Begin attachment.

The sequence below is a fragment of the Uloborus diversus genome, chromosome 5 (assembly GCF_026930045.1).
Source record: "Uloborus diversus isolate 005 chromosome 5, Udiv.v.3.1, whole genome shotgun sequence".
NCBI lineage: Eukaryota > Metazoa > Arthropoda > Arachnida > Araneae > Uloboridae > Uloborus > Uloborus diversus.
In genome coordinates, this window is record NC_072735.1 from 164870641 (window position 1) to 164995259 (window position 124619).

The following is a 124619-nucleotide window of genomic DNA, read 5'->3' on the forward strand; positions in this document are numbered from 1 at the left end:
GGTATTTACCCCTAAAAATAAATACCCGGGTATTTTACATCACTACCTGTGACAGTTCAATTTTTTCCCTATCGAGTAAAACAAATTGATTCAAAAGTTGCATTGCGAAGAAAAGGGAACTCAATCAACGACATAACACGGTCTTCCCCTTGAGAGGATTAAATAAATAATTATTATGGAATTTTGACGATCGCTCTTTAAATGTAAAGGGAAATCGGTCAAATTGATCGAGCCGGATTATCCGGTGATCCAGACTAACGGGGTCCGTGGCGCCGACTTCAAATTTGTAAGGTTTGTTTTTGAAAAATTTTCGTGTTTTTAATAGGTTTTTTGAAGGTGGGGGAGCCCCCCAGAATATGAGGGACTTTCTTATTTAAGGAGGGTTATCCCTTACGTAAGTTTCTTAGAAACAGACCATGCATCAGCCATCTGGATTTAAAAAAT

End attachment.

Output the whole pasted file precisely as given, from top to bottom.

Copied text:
The sequence below is a fragment of the Uloborus diversus genome, chromosome 5 (assembly GCF_026930045.1).
Source record: "Uloborus diversus isolate 005 chromosome 5, Udiv.v.3.1, whole genome shotgun sequence".
NCBI lineage: Eukaryota > Metazoa > Arthropoda > Arachnida > Araneae > Uloboridae > Uloborus > Uloborus diversus.
In genome coordinates, this window is record NC_072735.1 from 164870641 (window position 1) to 164995259 (window position 124619).

The following is a 124619-nucleotide window of genomic DNA, read 5'->3' on the forward strand; positions in this document are numbered from 1 at the left end:
GGTATTTACCCCTAAAAATAAATACCCGGGTATTTTACATCACTACCTGTGACAGTTCAATTTTTTCCCTATCGAGTAAAACAAATTGATTCAAAAGTTGCATTGCGAAGAAAAGGGAACTCAATCAACGACATAACACGGTCTTCCCCTTGAGAGGATTAAATAAATAATTATTATGGAATTTTGACGATCGCTCTTTAAATGTAAAGGGAAATCGGTCAAATTGATCGAGCCGGATTATCCGGTGATCCAGACTAACGGGGTCCGTGGCGCCGACTTCAAATTTGTAAGGTTTGTTTTTGAAAAATTTTCGTGTTTTTAATAGGTTTTTTGAAGGTGGGGGAGCCCCCCAGAATATGAGGGACTTTCTTATTTAAGGAGGGTTATCCCTTACGTAAGTTTCTTAGAAACAGACCATGCATCAGCCATCTGGATTTAAAAAAT